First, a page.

claims. Many haven't published their research for peer review
the way he did either. They may have written a few books, but
they left out the math because there was none, just simple division
The predictive algorithms in the software
lifecycle model that Larry published were like a crystal ball.
Calibrating the estimating model (now known as SLIM-Estimate),
we found that we could predict both the timeline and the defect
rates on the Trident software to better than 90% accuracy. Risk
and contingency planning would easily take us to the remaining
10% we needed.
That kind of accuracy may be possible
for aerospace projects. But does it work on other classes of work
like IT, banking/finance, or systems software?
Absolutely – because of an open algorithm architecture,
you can calibrate the model using a company’s own projects,
or using statistics from the QSM industry database.
So in the last 15 years of my consulting work,
I’ve worked with scores of companies and applied it successfully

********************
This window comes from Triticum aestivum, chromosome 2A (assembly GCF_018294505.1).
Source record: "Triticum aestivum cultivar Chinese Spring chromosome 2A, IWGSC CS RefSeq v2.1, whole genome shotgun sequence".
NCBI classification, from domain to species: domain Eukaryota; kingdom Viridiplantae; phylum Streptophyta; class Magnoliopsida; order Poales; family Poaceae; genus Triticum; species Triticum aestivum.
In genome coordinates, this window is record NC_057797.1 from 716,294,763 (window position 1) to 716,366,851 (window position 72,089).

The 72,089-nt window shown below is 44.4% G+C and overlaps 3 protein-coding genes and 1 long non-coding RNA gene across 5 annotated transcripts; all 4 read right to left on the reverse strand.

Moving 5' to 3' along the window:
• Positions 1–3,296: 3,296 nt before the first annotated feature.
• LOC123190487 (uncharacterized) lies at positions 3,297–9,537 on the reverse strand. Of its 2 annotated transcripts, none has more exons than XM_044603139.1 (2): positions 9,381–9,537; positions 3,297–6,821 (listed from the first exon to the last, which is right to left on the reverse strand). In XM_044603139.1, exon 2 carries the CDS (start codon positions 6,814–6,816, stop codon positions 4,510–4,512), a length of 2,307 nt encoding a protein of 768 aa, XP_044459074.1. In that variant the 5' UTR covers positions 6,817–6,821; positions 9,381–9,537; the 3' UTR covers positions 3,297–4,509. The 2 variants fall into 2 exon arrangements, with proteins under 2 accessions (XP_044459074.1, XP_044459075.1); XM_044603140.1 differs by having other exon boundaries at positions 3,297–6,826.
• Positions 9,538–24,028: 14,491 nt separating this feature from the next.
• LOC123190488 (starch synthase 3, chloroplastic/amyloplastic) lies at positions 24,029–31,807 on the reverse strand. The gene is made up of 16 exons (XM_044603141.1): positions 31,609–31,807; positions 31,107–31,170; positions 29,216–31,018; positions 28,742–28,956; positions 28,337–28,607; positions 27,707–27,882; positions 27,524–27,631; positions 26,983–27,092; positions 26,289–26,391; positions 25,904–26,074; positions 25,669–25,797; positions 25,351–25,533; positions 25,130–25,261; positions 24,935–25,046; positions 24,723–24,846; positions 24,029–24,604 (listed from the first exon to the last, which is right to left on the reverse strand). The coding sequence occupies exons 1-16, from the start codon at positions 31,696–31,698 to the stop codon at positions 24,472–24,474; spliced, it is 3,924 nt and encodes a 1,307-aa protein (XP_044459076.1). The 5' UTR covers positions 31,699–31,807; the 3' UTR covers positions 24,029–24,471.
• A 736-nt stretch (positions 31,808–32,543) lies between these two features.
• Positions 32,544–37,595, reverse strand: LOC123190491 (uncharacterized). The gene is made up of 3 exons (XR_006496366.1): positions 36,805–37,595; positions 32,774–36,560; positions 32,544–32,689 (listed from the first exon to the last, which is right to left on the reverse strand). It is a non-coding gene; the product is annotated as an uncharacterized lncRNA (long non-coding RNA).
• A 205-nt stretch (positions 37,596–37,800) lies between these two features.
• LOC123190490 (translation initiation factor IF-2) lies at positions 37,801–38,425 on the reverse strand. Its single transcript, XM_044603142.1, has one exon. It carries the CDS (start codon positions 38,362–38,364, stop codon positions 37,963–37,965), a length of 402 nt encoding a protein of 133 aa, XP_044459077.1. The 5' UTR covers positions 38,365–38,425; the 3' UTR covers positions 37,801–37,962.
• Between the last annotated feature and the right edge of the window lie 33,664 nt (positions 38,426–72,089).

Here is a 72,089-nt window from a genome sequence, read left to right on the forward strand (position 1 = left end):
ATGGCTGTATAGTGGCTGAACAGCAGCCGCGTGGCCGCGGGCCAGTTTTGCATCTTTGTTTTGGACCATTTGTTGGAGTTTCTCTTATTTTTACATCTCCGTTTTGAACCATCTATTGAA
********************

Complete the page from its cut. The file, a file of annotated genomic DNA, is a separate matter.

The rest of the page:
on projects like space shuttle engine controllers, aircraft navigation,
scientific and systems software, medical systems, business IT
processing, and Wall Street trading applications. Couldn’t
resist the last category.
Did any other approaches that you researched
achieve the same level of accuracy?
Not really. Other methods I looked at had major shortcomings.
By not being open by design, they were stuck in a locked world.
Some emphasized a singular approach to measuring software size.
It’s more complicated than that. Other methods marketed
themselves as sophisticated, but I struggled with the fact that
their algorithms weren’t published in the public domain
like Putnam’s. Most didn’t allow you to reliably explore
project trade-offs. They led you to believe that there was only
"one" answer for a project. We know that’s not
Also, when some of these models were scrutinized,
I found 8th grade-level linear math. I could smell this a mile
away since non-linear math is all you do in engineering –
that’s how the universe works. Since software projects don’t
behave linearly, these were a bad fit. It’s a shame, but
someone once said that a lot of people fall easily for linear